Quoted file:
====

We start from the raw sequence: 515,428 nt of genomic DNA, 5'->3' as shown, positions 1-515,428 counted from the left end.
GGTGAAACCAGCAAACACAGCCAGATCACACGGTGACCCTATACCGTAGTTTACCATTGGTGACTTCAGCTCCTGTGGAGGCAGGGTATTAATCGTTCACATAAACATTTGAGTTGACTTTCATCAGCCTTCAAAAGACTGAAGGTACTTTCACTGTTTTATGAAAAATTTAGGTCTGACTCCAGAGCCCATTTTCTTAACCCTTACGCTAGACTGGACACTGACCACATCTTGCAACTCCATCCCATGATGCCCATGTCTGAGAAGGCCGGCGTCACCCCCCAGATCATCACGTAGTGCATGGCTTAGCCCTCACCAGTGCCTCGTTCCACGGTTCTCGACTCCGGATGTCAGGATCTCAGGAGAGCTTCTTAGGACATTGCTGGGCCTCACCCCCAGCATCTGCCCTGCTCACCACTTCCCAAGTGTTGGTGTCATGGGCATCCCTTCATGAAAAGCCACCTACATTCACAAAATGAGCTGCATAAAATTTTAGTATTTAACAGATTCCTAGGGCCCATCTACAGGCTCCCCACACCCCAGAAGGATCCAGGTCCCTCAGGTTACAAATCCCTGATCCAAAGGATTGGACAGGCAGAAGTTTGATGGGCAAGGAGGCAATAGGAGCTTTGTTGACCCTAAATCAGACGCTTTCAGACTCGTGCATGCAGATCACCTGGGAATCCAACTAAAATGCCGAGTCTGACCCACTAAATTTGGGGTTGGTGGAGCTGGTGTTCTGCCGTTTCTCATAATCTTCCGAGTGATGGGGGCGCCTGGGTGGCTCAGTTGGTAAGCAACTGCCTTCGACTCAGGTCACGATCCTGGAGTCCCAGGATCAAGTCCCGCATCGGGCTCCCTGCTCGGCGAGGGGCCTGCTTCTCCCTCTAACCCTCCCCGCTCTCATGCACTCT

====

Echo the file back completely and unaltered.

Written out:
We start from the raw sequence: 515,428 nt of genomic DNA, 5'->3' as shown, positions 1-515,428 counted from the left end.
GGTGAAACCAGCAAACACAGCCAGATCACACGGTGACCCTATACCGTAGTTTACCATTGGTGACTTCAGCTCCTGTGGAGGCAGGGTATTAATCGTTCACATAAACATTTGAGTTGACTTTCATCAGCCTTCAAAAGACTGAAGGTACTTTCACTGTTTTATGAAAAATTTAGGTCTGACTCCAGAGCCCATTTTCTTAACCCTTACGCTAGACTGGACACTGACCACATCTTGCAACTCCATCCCATGATGCCCATGTCTGAGAAGGCCGGCGTCACCCCCCAGATCATCACGTAGTGCATGGCTTAGCCCTCACCAGTGCCTCGTTCCACGGTTCTCGACTCCGGATGTCAGGATCTCAGGAGAGCTTCTTAGGACATTGCTGGGCCTCACCCCCAGCATCTGCCCTGCTCACCACTTCCCAAGTGTTGGTGTCATGGGCATCCCTTCATGAAAAGCCACCTACATTCACAAAATGAGCTGCATAAAATTTTAGTATTTAACAGATTCCTAGGGCCCATCTACAGGCTCCCCACACCCCAGAAGGATCCAGGTCCCTCAGGTTACAAATCCCTGATCCAAAGGATTGGACAGGCAGAAGTTTGATGGGCAAGGAGGCAATAGGAGCTTTGTTGACCCTAAATCAGACGCTTTCAGACTCGTGCATGCAGATCACCTGGGAATCCAACTAAAATGCCGAGTCTGACCCACTAAATTTGGGGTTGGTGGAGCTGGTGTTCTGCCGTTTCTCATAATCTTCCGAGTGATGGGGGCGCCTGGGTGGCTCAGTTGGTAAGCAACTGCCTTCGACTCAGGTCACGATCCTGGAGTCCCAGGATCAAGTCCCGCATCGGGCTCCCTGCTCGGCGAGGGGCCTGCTTCTCCCTCTAACCCTCCCCGCTCTCATGCACTCT